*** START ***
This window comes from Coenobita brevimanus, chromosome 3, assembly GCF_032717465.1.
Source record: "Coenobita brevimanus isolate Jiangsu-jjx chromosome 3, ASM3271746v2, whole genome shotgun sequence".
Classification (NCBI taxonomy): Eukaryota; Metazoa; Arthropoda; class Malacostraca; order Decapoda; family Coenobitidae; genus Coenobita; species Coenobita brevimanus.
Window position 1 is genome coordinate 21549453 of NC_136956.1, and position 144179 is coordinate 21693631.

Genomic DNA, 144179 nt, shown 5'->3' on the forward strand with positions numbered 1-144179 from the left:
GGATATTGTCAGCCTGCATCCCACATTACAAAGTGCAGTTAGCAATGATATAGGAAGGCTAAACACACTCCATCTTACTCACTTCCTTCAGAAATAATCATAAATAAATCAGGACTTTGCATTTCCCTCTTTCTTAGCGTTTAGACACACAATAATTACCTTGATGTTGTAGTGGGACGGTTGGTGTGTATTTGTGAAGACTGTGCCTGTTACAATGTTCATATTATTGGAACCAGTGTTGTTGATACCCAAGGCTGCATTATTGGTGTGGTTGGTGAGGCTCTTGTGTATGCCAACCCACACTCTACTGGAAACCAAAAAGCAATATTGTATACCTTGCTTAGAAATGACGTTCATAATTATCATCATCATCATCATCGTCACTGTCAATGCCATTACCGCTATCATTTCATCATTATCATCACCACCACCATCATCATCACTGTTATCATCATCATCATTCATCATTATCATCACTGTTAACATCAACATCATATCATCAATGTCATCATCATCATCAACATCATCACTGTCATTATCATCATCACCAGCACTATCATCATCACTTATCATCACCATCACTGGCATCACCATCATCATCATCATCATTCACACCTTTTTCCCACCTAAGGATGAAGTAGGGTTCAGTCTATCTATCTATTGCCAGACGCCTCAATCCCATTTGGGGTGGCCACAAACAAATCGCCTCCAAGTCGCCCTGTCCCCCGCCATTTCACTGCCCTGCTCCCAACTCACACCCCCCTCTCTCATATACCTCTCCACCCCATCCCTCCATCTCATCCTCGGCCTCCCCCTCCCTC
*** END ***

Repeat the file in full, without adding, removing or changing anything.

This window comes from Coenobita brevimanus, chromosome 3, assembly GCF_032717465.1.
Source record: "Coenobita brevimanus isolate Jiangsu-jjx chromosome 3, ASM3271746v2, whole genome shotgun sequence".
Classification (NCBI taxonomy): Eukaryota; Metazoa; Arthropoda; class Malacostraca; order Decapoda; family Coenobitidae; genus Coenobita; species Coenobita brevimanus.
Window position 1 is genome coordinate 21549453 of NC_136956.1, and position 144179 is coordinate 21693631.

Genomic DNA, 144179 nt, shown 5'->3' on the forward strand with positions numbered 1-144179 from the left:
GGATATTGTCAGCCTGCATCCCACATTACAAAGTGCAGTTAGCAATGATATAGGAAGGCTAAACACACTCCATCTTACTCACTTCCTTCAGAAATAATCATAAATAAATCAGGACTTTGCATTTCCCTCTTTCTTAGCGTTTAGACACACAATAATTACCTTGATGTTGTAGTGGGACGGTTGGTGTGTATTTGTGAAGACTGTGCCTGTTACAATGTTCATATTATTGGAACCAGTGTTGTTGATACCCAAGGCTGCATTATTGGTGTGGTTGGTGAGGCTCTTGTGTATGCCAACCCACACTCTACTGGAAACCAAAAAGCAATATTGTATACCTTGCTTAGAAATGACGTTCATAATTATCATCATCATCATCATCGTCACTGTCAATGCCATTACCGCTATCATTTCATCATTATCATCACCACCACCATCATCATCACTGTTATCATCATCATCATTCATCATTATCATCACTGTTAACATCAACATCATATCATCAATGTCATCATCATCATCAACATCATCACTGTCATTATCATCATCACCAGCACTATCATCATCACTTATCATCACCATCACTGGCATCACCATCATCATCATCATCATTCACACCTTTTTCCCACCTAAGGATGAAGTAGGGTTCAGTCTATCTATCTATTGCCAGACGCCTCAATCCCATTTGGGGTGGCCACAAACAAATCGCCTCCAAGTCGCCCTGTCCCCCGCCATTTCACTGCCCTGCTCCCAACTCACACCCCCCTCTCTCATATACCTCTCCACCCCATCCCTCCATCTCATCCTCGGCCTCCCCCTCCCTC